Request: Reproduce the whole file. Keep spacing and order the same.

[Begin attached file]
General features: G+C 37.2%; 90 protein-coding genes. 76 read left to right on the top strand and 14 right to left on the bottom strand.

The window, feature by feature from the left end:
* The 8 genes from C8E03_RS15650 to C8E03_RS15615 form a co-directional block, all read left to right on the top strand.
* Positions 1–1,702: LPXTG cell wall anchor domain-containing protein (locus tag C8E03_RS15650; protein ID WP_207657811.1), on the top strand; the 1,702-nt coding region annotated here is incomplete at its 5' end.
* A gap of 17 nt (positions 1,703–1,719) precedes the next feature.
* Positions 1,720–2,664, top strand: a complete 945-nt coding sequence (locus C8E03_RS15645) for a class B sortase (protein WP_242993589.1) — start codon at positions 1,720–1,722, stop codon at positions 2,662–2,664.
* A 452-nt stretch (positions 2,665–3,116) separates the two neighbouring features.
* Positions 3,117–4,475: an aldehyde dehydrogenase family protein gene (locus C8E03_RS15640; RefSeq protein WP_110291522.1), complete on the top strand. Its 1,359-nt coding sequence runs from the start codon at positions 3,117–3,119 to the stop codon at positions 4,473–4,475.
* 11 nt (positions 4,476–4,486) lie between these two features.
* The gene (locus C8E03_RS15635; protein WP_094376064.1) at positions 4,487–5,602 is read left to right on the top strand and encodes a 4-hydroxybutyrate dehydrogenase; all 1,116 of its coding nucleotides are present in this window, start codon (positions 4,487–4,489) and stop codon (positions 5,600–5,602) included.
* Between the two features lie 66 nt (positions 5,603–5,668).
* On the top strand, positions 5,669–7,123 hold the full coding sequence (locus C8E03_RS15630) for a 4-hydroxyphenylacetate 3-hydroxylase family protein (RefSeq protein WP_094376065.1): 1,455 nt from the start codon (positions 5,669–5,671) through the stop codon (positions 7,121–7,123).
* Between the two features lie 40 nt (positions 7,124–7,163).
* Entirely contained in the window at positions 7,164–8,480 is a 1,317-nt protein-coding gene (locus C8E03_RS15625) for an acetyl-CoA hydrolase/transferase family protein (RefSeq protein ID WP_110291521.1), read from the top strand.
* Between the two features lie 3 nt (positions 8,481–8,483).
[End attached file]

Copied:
General features: G+C 37.2%; 90 protein-coding genes. 76 read left to right on the top strand and 14 right to left on the bottom strand.

The window, feature by feature from the left end:
* The 8 genes from C8E03_RS15650 to C8E03_RS15615 form a co-directional block, all read left to right on the top strand.
* Positions 1–1,702: LPXTG cell wall anchor domain-containing protein (locus tag C8E03_RS15650; protein ID WP_207657811.1), on the top strand; the 1,702-nt coding region annotated here is incomplete at its 5' end.
* A gap of 17 nt (positions 1,703–1,719) precedes the next feature.
* Positions 1,720–2,664, top strand: a complete 945-nt coding sequence (locus C8E03_RS15645) for a class B sortase (protein WP_242993589.1) — start codon at positions 1,720–1,722, stop codon at positions 2,662–2,664.
* A 452-nt stretch (positions 2,665–3,116) separates the two neighbouring features.
* Positions 3,117–4,475: an aldehyde dehydrogenase family protein gene (locus C8E03_RS15640; RefSeq protein WP_110291522.1), complete on the top strand. Its 1,359-nt coding sequence runs from the start codon at positions 3,117–3,119 to the stop codon at positions 4,473–4,475.
* 11 nt (positions 4,476–4,486) lie between these two features.
* The gene (locus C8E03_RS15635; protein WP_094376064.1) at positions 4,487–5,602 is read left to right on the top strand and encodes a 4-hydroxybutyrate dehydrogenase; all 1,116 of its coding nucleotides are present in this window, start codon (positions 4,487–4,489) and stop codon (positions 5,600–5,602) included.
* Between the two features lie 66 nt (positions 5,603–5,668).
* On the top strand, positions 5,669–7,123 hold the full coding sequence (locus C8E03_RS15630) for a 4-hydroxyphenylacetate 3-hydroxylase family protein (RefSeq protein WP_094376065.1): 1,455 nt from the start codon (positions 5,669–5,671) through the stop codon (positions 7,121–7,123).
* Between the two features lie 40 nt (positions 7,124–7,163).
* Entirely contained in the window at positions 7,164–8,480 is a 1,317-nt protein-coding gene (locus C8E03_RS15625) for an acetyl-CoA hydrolase/transferase family protein (RefSeq protein ID WP_110291521.1), read from the top strand.
* Between the two features lie 3 nt (positions 8,481–8,483).